“Pulse” is one of the most well-known medical terms. It is symbolic of medicine and widely familiar as a measure of our heartbeat.
But what is the pulse, why is it important, and what is the best way to find and measure the pulse? This article gives straightforward guidance.
Contents of this article:
- What is the pulse?
- How to find a pulse
- How to record a pulse reading
- Normal and abnormal pulse readings
- Heart rate monitors
- As the heart pumps, the arteries expand and contract, this is the pulse
- The pulse is easiest to find on the wrist or neck
- It is normal for heart rate to fluctuate in response to physical and psychological changes
What is the pulse?
The pulse is simply the expansion of the arteries. This expansion is caused by an increase in blood pressure pushing against the elastic walls of the arteries each time our heart beats.
These arterial expansions rise and fall in time with the heart as it pumps our blood and then rests as it refills. The pulsations are felt at certain points on the body where larger arteries run closer to the skin.
Find out more from MNT about heart rates with an article that explains what constitutes a normal heart rate reading. We also have an article that answers the question, what is blood pressure?
How to find a pulse
Arteries run closely under the skin at the wrist and neck, making the pulse particularly easy to find at these points.
Here are the simple steps needed to take a pulse at the wrist (radial pulse):
- Turn one hand over, so it is palm-side up
- Use the other hand to place two fingertips gently in the groove on the forearm, down from the fold of the wrist and about an inch along from the base of the thumb
- When the position is right, you should feel the pulsation of your heart beat
The pulse can also be found on the neck using two fingers in a similar way; gently press into the soft groove on either side of the windpipe (trachea).
This is the pulse running through one of the carotid arteries – the main arteries that run up the neck from the heart to the head.
Less easy places to find a pulse are:
- Behind the knees
- On the inside of an elbow when the arm is outstretched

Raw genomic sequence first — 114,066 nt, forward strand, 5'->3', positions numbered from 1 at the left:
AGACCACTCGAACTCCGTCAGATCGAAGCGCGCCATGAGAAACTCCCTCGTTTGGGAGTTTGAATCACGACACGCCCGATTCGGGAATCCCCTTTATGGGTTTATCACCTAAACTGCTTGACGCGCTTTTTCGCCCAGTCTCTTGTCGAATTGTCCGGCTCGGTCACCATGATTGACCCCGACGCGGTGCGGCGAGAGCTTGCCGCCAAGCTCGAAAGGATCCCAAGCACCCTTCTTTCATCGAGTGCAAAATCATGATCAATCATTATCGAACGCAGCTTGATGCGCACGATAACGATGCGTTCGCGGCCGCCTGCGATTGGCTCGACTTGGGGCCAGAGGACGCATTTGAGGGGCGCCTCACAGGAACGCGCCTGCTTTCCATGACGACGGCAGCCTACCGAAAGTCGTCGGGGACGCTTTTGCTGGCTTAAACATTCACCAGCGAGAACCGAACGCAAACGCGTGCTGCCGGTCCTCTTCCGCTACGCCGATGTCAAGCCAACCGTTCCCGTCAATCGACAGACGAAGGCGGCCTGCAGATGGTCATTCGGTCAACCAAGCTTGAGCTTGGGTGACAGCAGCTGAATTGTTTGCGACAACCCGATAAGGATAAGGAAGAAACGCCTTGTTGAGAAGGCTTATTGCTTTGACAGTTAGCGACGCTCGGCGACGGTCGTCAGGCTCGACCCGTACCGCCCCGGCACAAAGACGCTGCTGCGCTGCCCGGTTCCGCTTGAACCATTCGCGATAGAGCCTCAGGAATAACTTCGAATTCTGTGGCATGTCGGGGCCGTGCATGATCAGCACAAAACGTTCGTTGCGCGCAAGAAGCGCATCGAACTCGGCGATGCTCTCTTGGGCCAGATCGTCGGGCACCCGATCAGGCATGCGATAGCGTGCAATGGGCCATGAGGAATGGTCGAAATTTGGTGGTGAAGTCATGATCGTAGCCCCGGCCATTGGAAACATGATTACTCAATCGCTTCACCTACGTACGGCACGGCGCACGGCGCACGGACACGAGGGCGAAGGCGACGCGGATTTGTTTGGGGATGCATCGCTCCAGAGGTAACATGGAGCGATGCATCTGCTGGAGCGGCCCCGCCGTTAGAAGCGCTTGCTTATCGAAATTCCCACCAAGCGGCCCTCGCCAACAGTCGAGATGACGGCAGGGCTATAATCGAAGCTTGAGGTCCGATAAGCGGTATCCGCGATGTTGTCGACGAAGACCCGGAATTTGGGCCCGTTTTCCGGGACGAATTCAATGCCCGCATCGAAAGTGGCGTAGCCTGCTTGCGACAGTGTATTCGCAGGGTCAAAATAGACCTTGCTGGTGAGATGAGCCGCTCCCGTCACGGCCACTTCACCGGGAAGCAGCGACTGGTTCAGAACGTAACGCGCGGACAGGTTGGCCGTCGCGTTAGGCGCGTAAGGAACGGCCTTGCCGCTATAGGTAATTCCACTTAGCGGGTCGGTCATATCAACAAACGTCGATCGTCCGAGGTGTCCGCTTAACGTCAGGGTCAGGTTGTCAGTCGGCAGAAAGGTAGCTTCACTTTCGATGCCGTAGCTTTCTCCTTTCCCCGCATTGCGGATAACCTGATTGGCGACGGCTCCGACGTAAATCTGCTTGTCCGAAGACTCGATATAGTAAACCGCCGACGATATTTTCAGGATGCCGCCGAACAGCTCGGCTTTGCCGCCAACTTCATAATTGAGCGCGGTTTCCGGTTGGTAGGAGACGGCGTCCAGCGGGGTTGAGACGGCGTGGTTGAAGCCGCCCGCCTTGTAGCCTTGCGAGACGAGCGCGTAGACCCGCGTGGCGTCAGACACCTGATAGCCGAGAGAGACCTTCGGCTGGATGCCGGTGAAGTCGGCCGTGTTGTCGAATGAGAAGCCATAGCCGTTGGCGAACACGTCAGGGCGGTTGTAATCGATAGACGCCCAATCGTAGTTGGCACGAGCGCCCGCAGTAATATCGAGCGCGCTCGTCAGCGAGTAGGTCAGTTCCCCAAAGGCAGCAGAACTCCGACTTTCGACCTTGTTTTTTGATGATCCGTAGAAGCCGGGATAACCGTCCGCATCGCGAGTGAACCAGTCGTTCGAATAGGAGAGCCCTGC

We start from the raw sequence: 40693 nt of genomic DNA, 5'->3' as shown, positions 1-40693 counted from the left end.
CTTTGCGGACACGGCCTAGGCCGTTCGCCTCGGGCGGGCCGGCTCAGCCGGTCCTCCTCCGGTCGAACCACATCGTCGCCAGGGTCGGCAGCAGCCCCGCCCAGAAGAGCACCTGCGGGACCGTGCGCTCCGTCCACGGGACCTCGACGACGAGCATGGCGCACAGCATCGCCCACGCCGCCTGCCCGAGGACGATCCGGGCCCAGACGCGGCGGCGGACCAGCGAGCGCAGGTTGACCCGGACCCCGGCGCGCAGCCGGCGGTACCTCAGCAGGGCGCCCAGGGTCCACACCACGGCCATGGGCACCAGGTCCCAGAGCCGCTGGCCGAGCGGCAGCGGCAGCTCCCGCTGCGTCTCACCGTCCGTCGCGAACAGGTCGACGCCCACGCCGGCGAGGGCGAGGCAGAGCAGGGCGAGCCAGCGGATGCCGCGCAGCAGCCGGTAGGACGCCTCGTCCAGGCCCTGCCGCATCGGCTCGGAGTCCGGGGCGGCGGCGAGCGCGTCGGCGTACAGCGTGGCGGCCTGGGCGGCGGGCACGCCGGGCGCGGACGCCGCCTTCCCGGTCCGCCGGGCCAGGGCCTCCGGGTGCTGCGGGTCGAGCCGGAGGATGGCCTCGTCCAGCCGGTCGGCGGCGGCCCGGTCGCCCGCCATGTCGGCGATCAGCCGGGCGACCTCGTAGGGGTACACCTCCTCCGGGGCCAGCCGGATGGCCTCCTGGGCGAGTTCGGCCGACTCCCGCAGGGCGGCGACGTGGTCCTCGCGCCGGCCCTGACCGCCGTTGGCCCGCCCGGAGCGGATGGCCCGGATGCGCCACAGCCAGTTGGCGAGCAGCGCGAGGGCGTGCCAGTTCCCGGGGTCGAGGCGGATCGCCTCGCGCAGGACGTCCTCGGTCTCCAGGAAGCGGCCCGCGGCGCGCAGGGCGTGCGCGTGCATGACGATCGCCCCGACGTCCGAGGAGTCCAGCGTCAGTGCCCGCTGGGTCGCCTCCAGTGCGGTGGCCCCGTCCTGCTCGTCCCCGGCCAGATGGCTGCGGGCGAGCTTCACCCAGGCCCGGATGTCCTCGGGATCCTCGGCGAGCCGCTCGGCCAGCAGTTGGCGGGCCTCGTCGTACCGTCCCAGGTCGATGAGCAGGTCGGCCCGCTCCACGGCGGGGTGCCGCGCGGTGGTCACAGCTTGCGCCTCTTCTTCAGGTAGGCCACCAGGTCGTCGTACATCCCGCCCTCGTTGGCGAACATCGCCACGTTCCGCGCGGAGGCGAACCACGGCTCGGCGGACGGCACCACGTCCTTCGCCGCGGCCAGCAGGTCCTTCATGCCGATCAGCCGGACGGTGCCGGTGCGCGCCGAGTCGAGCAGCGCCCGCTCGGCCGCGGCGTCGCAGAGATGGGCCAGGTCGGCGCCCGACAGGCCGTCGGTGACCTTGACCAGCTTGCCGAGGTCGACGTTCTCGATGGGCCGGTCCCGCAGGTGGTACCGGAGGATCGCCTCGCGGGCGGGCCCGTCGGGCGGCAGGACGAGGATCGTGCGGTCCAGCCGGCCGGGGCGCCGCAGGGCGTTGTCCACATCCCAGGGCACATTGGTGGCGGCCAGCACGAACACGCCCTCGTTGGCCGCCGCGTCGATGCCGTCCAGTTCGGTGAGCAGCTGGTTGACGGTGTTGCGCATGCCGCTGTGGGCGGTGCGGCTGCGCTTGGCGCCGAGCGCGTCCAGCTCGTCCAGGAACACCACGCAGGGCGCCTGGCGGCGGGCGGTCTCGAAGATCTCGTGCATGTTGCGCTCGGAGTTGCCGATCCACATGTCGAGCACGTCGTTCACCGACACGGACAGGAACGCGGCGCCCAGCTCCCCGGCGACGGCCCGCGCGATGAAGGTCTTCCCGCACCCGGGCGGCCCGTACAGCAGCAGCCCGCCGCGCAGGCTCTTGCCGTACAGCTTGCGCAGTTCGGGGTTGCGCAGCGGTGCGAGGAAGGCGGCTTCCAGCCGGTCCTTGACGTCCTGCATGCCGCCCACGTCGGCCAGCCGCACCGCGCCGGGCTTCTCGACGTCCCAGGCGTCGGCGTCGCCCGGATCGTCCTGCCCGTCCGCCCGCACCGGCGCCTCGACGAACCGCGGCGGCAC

- In the groin
- At the temple on the side of the head
- On the top or the inner side of the foot
The video below, presented by a nurse, explains how to take a pulse:
How to record a pulse reading
Once the pulse has been found by following the steps above, hold still and:
- Use a timepiece or watch with a second hand, or look at a clock with a second hand
- Over the course of a minute or 30 seconds, count the number of beats felt
- The number of pulses over a minute is the standard heart rate measurement, which can also be calculated by doubling the number of pulses felt over 30 seconds
Normal and abnormal pulse readings
The heart should beat steadily, with a regular gap between each contraction, so the pulse should also be steady. However, it is normal for the heart rate to vary in response to movement and activity, exercise, anxiety, excitement, and fear.
As a general rule, adults will have a resting heart rate of 60-100 beats per minute (bpm). In general, fitter people will have slower heart rates than less fit individuals. Athletes, for instance, may have a resting heart rate of just 40-60 bpm.
If you feel that your heart is beating out of rhythm – or too fast or too slow (under 40 or over 120) – and this can be felt when taking a pulse, you should discuss this with a doctor.
You might also feel that your heart has missed or “skipped” a beat, or there has been an extra beat. An extra beat is called an ectopic beat. Ectopic beats are very common, are usually harmless, and do not need any treatment.
If you are concerned about palpitations or ectopic beats, however, you should speak to your doctor.
Abnormal heart rhythms come in a number of different types – use our information about heart rates to find out more – the page also lists the normal pulse rates for different age groups and target heart rates for fitness.
Heart rate monitors
Hospitals have long used monitors, like the one seen in the picture below, to read numerous vital signs including heart rate. Many electronic blood pressure monitors used in the doctor’s office also take a pulse reading, as do the clinically validated machines that patients can use for home monitoring.
Of course, one of the big developments of recent years is the wide range of products available on the consumer market for personal health monitoring.
Cardiac monitors are used in hospital settings to track the vital signs of patients.
Numerous devices can be connected to software apps for mobile phones, and there are a number of health monitoring wearables available that combine the hardware and software in one device.
It is an ever-developing area of technology with a huge number of options; the United States Food and Drug Administration (FDA) has a page listing a number of apps cleared by the health product regulator; this might be a good place to start.
Some of the available technology works with a mobile phone to monitor the pulse and can provide readings that are equivalent to those of a medical ECG machine.